In any case, since I already have the wheels, I might as well put them on and give it a try. Because of the small size, this means that I can only put on one pair! I can put on the Ezy wheels on the tail end of the rack, but not at the end where the suspension block is.

Suspension block is close to ground even with the original large roller wheels.

For this end of the rack, I will still use the larger original roller wheels, as the suspension block is already close to the ground. When I tilt the bike upwards to clear obstacles, the block will sometimes touch the ground. Because of this, I cannot change the roller wheels on this end to the smaller Ezy Wheels.

 Height difference between stock roller wheels and Ezy Wheels

As for the other end of the rack, I can change the wheels to the smaller Ezy wheels to give it a try.

Smaller Ezy wheels on the other end of the rack. This particular wheel does not touch the ground as the 4 wheels are of uneven height, even with the original roller wheels.

 2 smaller Ezy wheels and 2 larger stock roller wheels.

With this setup, the bike tilts slightly downwards at the front when folded. This is not necessarily bad as it slightly lowers the folded height of the bike.

What I noticed is that the Ezy wheels do roll better on flat ground, as the wheels are rounder and the bearings are smoother. However, the smaller wheels do not roll over obstacles as well. Examples of obstacles that I come across every time are the metal dots/strips that line the floor of the MRT stations. The bike really judders a lot when I roll the bike across these dots/strips. A larger roller wheel will roll over these obstacles much more easily, just like how a 26" wheel MTB will roll over obstacles better than a 20" wheel bike.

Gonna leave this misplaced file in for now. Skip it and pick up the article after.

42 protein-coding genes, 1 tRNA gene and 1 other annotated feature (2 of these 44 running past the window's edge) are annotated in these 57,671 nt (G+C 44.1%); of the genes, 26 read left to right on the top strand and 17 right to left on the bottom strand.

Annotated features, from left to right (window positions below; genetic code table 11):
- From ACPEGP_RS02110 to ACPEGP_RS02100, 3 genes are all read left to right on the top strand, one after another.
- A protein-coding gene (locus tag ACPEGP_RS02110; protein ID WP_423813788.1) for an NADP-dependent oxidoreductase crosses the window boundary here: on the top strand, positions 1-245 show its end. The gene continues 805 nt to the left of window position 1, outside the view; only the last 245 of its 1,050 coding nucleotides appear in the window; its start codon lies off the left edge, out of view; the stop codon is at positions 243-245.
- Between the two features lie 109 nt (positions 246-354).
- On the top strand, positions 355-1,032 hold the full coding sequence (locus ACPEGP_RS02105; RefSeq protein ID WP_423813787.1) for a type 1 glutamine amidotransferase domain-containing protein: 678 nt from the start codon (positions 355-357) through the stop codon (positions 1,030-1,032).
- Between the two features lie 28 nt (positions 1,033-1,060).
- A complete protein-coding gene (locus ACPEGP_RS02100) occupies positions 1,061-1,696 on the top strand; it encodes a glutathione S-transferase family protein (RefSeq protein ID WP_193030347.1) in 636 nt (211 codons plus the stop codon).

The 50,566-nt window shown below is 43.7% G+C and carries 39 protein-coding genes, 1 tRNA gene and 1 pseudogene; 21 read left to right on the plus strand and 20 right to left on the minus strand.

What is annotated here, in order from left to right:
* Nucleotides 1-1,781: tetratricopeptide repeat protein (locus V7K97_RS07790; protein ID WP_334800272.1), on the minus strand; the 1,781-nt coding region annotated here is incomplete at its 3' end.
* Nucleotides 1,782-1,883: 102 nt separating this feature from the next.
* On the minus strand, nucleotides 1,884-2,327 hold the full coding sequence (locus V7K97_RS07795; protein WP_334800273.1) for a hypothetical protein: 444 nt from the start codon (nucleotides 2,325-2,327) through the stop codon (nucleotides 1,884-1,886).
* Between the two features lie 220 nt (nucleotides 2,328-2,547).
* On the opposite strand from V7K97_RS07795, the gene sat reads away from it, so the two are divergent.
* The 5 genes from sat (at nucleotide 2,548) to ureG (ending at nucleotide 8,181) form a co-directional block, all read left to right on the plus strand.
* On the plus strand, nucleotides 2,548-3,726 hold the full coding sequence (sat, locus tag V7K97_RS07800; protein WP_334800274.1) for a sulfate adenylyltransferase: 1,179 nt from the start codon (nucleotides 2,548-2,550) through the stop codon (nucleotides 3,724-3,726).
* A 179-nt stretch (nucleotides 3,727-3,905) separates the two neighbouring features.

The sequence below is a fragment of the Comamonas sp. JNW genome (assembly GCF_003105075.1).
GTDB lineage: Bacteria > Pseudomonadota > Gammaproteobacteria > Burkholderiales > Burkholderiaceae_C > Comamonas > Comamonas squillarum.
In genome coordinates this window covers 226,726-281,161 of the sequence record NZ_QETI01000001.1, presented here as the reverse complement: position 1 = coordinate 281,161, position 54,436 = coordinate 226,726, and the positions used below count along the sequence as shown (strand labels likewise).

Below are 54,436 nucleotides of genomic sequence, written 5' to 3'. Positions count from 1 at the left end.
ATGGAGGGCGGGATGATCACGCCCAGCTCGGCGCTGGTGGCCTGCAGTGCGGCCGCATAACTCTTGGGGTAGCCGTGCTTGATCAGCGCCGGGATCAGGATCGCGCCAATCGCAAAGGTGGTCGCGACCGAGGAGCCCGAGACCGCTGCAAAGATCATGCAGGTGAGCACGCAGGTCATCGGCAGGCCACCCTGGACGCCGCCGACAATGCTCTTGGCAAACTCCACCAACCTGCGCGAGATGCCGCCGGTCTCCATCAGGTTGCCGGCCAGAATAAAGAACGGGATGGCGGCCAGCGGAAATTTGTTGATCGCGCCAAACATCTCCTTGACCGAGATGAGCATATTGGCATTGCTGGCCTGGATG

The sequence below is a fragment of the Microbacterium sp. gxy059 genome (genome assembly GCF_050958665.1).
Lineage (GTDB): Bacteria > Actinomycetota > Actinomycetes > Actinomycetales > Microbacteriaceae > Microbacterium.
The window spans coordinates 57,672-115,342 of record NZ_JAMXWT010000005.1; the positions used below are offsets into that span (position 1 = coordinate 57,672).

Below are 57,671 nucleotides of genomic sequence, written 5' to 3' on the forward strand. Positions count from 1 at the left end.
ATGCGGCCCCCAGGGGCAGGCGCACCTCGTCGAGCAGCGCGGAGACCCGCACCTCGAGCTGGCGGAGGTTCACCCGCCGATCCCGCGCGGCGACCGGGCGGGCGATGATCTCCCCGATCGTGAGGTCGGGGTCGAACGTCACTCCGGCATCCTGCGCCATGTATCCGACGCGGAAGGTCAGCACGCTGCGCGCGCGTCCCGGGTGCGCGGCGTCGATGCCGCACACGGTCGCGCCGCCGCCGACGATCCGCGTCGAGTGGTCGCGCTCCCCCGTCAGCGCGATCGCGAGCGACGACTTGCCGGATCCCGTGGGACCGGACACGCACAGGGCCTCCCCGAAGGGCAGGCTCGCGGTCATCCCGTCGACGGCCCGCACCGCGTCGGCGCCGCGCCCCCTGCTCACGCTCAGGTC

Another issue I noted is that these smaller wheels sometimes get stuck in the groove at the lift doors. Although rolling on flat ground is smoother, I lose the ability to roll over obstacles easily. I find myself needing to tilt the bike upwards more frequently, in order to lift the front end over obstacles.

Depending on further evaluation, I may decide to change the wheels back to the original roller wheels. Or I will have to get better quality roller wheels that are of similar size to what I have currently.

Tuesday, March 6, 2012

Clipless Pedals on the Dahon Boardwalk: A Beginner's Guide

It has been a while since I blogged about my Dahon Boardwalk X20-R! For this couple of months, I have been mostly writing about the new Flamingo folding bike. But that didn't mean that I have not been riding my Dahon. In fact, I have been testing a new upgrade on my Dahon Boardwalk for the past 2 months. The reason it took so long is because it is very new to me, and also because it takes more than just a few rides to evaluate this product. Some eagle-eyed people may have already noticed my new component during these 2 months.

As you would have seen from the blog title, this new product is clipless pedals! The whole set of Shimano SPD includes the SPD shoes, the pedals, and the cleats that link the shoes to the pedals. There are a few differences between SPD for road shoes/pedals and SPD for MTB shoes/pedals. See the picture below for the differences.

Differences between Shimano Road and MTB cleats and pedals
Shimano R240 Road Cycling Shoes. Note the triangular 3 point mount on the sole.

A road cycling shoe with the triangular cleats mounted. The larger cleat size supposedly makes it more comfortable for pedaling as it spreads the pedaling force over a larger area on the sole.

Shimano M240 MTB cycling shoe. Although there are 4 holes on the sole, you only need to use 2 of them to mount the cleats. Cleat size is smaller. More pictures can be seen below.

Besides the physical differences in the cleats, cycling shoes and pedals, there are also different characteristics between these cycling shoes. The table below summarizes these differences very well!

A table comparing the differences between Road and MTB SPD systems. 

For me, I chose to use MTB shoes as it allows me to walk properly when off the bike, as the cleats do not protrude from the bottom of the shoe unlike road cleats. Unless you are going for lightweight, the MTB shoes are more suitable for rides that involve some walking instead of pure riding. Nobody says that you have to use Road SPD pedals on a road bike! There are many instances where riders prefer MTB cleats and pedals on a road bike because of the advantage of being able to walk properly using MTB cycling shoes.